Just like birds raised for meat, many egg-laying hens die from disease and are either left to rot on the floor or are thrown into bins. When the hens are around 72 weeks old, or when their egg production declines, they’ll be transported to the slaughterhouse where they’ll be killed for their flesh. Over 40 million spent layer hens are killed each year in the UK, either by being gassed to death or being shackled by their legs and dragged through an electrified water bath, before then having their throats slit.


Lamb is the meat that comes from a baby or juvenile sheep and lamb and sheep farming is often considered to be the most idyllic of all, but in reality it is an industry that consists of the mutilation of baby animals and rampant disease. There are several different mutilations carried out on lambs. The males are castrated using elastration, a technique that involves a thick rubber band being placed around the base of the infants scrotum, which obstructs the blood supply causing the genitals to decay and fall off. This method causes severe pain to the lambs who are provided no pain relief during the process. And lambs also have their tails docked using the same method. Baby goats who are raised for their flesh and milk are also subjected to the same mutilations including being ear tagged and disbudded.

Diseases are extremely common on sheep farms, with mastitis and severe lameness widespread. Whilst footrot, a severe bacterial infection, is present in over ninety seven percent of flocks in the UK.

When the lambs are around four to six months old they are piled onto trucks with barely any room to move and are forced to endure a terrifying journey to their deaths. And as with all animals raised for food consumption, many don’t survive the journey to the kill floor. Around 1.4 million sheep and goats are killed without being stunned each year in the UK, using halal practices. Many people in the UK oppose this form of slaughter, yet purchase halal meat unknowingly since it is sold in most major outlets including supermarkets and takeaways, without always being labeled as halal.
In stun slaughterhouses across the UK, sheep are most commonly stunned using electrical prongs to render them unconscious. It is estimated that as many as 4 million sheep are conscious each year whilst they are having their throat slit. Meaning that in regards to killing practices, there is no real difference between halal and non halal slaughter. This is because many sheep are incorrectly and carelessly stunned due to the fast-paced environment of the slaughterhouse and the precision required to effectively stun and kill the animals.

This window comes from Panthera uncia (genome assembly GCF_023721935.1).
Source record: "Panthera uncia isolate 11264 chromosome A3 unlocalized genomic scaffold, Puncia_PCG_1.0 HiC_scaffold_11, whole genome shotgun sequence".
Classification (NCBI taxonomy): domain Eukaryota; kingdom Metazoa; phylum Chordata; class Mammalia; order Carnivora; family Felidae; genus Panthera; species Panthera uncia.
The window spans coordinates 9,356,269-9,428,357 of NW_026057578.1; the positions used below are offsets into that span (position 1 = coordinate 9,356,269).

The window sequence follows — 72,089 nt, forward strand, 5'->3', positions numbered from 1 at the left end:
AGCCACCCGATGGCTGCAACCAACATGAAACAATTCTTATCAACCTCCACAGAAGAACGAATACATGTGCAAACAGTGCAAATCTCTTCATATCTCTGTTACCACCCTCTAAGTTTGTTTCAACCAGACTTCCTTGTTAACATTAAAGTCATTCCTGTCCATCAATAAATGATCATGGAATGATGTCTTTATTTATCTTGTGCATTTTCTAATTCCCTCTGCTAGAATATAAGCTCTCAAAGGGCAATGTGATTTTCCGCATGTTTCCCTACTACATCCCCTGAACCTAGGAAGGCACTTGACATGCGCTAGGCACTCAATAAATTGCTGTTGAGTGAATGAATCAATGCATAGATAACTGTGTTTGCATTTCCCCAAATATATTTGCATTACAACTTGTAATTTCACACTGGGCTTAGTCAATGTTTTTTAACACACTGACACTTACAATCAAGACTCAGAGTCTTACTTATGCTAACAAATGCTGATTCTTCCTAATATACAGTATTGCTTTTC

—Jeremy Bentham

In their ability to suffer, non-human animals are the same as us – they seek comfort, they seek safety and they seek a life free from pain. Worth of life is not dictated by notions of intelligence or appearance but instead is equal amongst all living beings. It can never be moral to inflict unnecessary suffering on to another being and as such, killing non-human animals for food, clothing or any other reason can never be morally justified, as we live in a society where alternatives are easily available. It is believed that taking the life of an animal who does not want to die can be done in a humane way. However, this very concept is an oxymoron as you cannot kill someone who wants to live in a compassionate or kind way.

We can no longer cling on to ideas of high welfare farms or humane slaughterhouses, as to deny someone their freedom, commodify and mutilate their body, take away their babies and take their life can never be done without exploitation or abuse. It is ignorance that allows us to consume and purchase without considering the industries that we are supporting. And therefore, informing ourselves of the horrors our purchases perpetuate is not only a liberation for the animals, but indeed for ourselves as well.

From this moment on you can no longer say that you didn’t know.

* * *

Additional resources:

Land of Hope And Glory: An Open Letter From The Filmmakers To The RSPCA by Ed Winters